Bond is All In
Casino Royale is directed by Martin Campbell and stars Daniel Craig in his first film as Agent 007. The film also stars Eva Green, Mads Mikkelsen, Giancarlo Giannini, Jeffrey Wright, and Judi Dench and is based on the novel of the same name by Ian Fleming.
By the year 2006, James Bond had starred in twenty different films over the course of 44 years, featuring a wide range of women, villains, gadgets, and action. The likes of Sean Connery, Roger Moore, and Pierce Brosnan were the big three when it came to actors portraying 007 up until then, with names like George Lazenby and Timothy Dalton serving as one shot wonders (Dalton would portray Bond twice, to be exact) that happened to be wedged in the middle of the series. While the Bond film series never turned into a disastrous, money-leaking hazard that would have Ian Fleming trembling violently in his grave, the series has been something of a roller coaster, going through some high highs and some disappointing lows. We can point to the tweaks that Roger Moore and Pierce Brosnan gave the character during their time in the role, as well as go on and on about the best way to describe how Sean Connery breathed life into the role. But as much credit as those three deserve for the time they put in to portraying James Bond, none of them could give Bond such the massive overhaul that Daniel Craig gives the character in Casino Royale, while at the same time delivering what arguably could be the best film in the entire series.
Casino Royale was Ian Fleming's first Bond novel, being written back in 1952, where it would go on to be produced as a 1954 TV episode of the Climax! anthology series and later in 1967 as a satirical comedy film. I have not yet seen the 1967 film, but from what I've heard, it's quite terrible. In March 2004, screenwriters Neal Purvis and Robert Wade went to work on writing a screenplay that would be highly faithful to the style of Fleming's novel, with screenwriter Paul Haggis writing the climax of the film. The screenplay was written with Pierce Brosnan in mind, but Brosnan had announced a month before that he was stepping down from playing Bond, having filled his contractual obligation of appearing in four films. Brosnan was also approaching 50, and he didn't want to upset fans and critics in the same way they were upset by Roger Moore hanging onto the role until he was 58. Thus began the search for a new, younger actor. Names like Karl Urban, Henry Cavill, Sam Worthington, and even Hugh Jackman were considered, but none of them could make the commitment.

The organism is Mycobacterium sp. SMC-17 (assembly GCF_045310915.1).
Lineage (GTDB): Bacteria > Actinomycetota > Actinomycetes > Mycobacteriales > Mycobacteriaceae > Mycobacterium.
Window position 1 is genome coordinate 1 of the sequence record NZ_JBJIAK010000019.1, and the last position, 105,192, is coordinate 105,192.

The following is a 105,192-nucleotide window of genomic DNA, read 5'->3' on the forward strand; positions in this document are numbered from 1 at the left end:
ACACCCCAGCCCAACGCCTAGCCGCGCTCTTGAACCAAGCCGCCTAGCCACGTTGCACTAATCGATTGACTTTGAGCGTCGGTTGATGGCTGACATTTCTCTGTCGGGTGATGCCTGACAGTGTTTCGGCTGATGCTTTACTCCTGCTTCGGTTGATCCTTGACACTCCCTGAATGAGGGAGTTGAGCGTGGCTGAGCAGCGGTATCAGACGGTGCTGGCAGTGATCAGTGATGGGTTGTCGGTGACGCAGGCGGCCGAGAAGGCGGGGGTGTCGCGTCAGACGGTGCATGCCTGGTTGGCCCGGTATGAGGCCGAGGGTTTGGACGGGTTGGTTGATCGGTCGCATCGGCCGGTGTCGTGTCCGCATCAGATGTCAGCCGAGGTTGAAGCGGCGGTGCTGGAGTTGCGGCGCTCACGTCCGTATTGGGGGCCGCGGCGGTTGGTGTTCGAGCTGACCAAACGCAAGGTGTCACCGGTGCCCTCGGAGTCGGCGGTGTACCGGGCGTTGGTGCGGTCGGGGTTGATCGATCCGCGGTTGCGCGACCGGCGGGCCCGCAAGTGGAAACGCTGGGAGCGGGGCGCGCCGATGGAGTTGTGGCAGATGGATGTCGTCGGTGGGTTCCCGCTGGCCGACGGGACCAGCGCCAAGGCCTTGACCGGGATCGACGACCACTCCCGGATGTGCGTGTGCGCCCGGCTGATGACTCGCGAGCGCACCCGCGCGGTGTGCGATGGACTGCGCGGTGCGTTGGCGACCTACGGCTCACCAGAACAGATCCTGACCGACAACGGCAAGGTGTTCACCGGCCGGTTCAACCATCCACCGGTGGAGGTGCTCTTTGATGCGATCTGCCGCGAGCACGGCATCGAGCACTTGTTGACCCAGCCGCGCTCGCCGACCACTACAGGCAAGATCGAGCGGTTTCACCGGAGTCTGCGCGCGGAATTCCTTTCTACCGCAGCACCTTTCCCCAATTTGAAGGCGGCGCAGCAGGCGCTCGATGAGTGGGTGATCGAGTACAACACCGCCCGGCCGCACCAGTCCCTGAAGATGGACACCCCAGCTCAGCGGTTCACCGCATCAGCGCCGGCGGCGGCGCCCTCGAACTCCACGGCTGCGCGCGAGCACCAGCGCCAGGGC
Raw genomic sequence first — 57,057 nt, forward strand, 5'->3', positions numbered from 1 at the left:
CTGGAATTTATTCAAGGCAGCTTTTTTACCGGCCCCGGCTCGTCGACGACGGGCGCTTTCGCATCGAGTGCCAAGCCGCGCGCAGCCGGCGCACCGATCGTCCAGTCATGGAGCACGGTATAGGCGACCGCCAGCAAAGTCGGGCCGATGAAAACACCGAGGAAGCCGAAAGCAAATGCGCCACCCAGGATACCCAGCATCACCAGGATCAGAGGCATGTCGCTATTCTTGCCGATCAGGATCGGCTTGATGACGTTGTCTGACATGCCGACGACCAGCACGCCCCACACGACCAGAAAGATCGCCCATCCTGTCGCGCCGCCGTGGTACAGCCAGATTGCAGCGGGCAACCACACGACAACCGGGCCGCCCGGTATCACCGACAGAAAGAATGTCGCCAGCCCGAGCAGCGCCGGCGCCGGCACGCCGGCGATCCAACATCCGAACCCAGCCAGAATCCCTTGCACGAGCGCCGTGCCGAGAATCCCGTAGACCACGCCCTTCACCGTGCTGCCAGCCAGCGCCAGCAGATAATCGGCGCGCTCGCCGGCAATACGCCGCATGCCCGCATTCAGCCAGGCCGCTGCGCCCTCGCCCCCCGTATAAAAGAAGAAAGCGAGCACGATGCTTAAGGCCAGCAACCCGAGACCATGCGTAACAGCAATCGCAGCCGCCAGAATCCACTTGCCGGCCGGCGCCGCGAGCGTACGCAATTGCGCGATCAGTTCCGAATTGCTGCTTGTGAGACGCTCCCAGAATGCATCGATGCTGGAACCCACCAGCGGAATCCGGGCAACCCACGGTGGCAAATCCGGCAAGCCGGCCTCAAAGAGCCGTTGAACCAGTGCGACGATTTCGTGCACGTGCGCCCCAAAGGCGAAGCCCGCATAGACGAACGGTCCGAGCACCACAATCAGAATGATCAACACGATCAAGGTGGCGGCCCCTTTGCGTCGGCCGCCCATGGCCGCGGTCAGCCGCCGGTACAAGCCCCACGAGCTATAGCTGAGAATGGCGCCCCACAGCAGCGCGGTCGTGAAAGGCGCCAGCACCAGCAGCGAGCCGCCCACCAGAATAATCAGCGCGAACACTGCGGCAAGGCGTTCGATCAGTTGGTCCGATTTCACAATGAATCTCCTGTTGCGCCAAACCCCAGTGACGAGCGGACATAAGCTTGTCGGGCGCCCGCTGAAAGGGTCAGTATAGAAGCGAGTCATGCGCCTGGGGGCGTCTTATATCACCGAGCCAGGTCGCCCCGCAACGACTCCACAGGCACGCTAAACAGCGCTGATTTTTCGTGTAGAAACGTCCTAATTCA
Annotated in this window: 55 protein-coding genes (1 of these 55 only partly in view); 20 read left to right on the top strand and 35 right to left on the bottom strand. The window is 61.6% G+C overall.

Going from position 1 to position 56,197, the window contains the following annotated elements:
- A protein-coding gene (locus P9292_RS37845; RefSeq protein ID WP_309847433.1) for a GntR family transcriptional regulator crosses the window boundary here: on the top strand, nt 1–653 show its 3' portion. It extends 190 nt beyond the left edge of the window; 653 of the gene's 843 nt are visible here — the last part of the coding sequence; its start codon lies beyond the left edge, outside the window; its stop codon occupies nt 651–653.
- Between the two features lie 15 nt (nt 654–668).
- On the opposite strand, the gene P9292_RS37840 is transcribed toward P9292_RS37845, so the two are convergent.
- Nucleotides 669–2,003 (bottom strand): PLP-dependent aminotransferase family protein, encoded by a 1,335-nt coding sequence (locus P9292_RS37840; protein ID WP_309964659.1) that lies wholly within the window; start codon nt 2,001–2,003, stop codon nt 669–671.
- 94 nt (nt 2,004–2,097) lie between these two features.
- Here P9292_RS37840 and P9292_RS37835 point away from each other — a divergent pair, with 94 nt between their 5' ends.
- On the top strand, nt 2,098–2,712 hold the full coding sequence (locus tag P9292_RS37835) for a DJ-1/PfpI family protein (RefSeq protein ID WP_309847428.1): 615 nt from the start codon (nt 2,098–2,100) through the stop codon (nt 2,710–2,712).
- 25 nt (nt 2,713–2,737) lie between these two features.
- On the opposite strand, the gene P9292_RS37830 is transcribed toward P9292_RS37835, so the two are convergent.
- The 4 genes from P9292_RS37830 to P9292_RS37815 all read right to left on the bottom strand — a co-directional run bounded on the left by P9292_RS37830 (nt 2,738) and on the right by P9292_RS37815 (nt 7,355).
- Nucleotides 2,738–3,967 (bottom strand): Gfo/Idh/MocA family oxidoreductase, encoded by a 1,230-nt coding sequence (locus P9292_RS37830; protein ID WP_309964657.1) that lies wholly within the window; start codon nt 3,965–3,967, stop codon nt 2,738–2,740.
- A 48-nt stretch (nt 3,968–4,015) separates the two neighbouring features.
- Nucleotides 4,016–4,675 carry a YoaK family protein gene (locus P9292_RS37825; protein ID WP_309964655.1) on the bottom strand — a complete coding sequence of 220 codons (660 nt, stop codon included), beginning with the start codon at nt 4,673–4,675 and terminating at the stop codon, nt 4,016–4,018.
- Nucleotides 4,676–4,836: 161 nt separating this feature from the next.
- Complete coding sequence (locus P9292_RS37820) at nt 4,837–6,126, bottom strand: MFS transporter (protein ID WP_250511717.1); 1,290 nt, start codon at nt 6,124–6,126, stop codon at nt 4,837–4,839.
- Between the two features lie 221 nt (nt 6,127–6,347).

Enter Daniel Craig. Craig had originally rejected the idea of playing Bond, believing that the series had become too formulaic. But upon reading the screenplay and seeing that the film would present Bond in a more raw and vulnerable manner, he changed his mind and agreed to take the part. Craig's casting was met with doubt and dissatisfaction from fans and critics, going as far to threaten boycotting the film. At the heart of the complaints towards Craig's casting was that Craig had blonde hair and blue eyes, and therefore didn't match the image of a tall, dark-haired, and handsome man that people were used to seeing in the twenty films prior. Oh how foolish those people looked by the end of 2006.
The Bond series had been weighed down by CGI effects and a nagging sense of silliness leading into Casino Royale, so there was a desire by Eon Studios to return to the more old-fashioned way of the stunt work and a hope by Purvis, Wade, and Haggis' to stay close to the darker side of the story and Bond's characterization in Fleming's novel. The fruits of those labors was the closest thing a Bond film might get to achieving an R-rating, as Bond is completely stripped of cheesy one-liners and a tongue-in-cheek approach. Instead, Bond is a cold-blooded, arrogant killer who has no desire to court to bed every beautiful woman he meets. We see this in the opening scene, presented in black and white. Bond gains his licence to kill and his status as a 00 agent when he shoots and kills the traitorous MI6 agent Dryden (Malcolm Sinclair), inter cut with scenes of a grainy, black and white fight scene in a bathroom between Bond and Dryden's contact, Fisher (Darwin Shaw). After Bond seemingly defeats Fisher, we see Fisher pick up a gun on the ground, but just before he can shoot Bond, Bond turns around and shoots in the traditional gun barrel opening, leading us into the opening credits.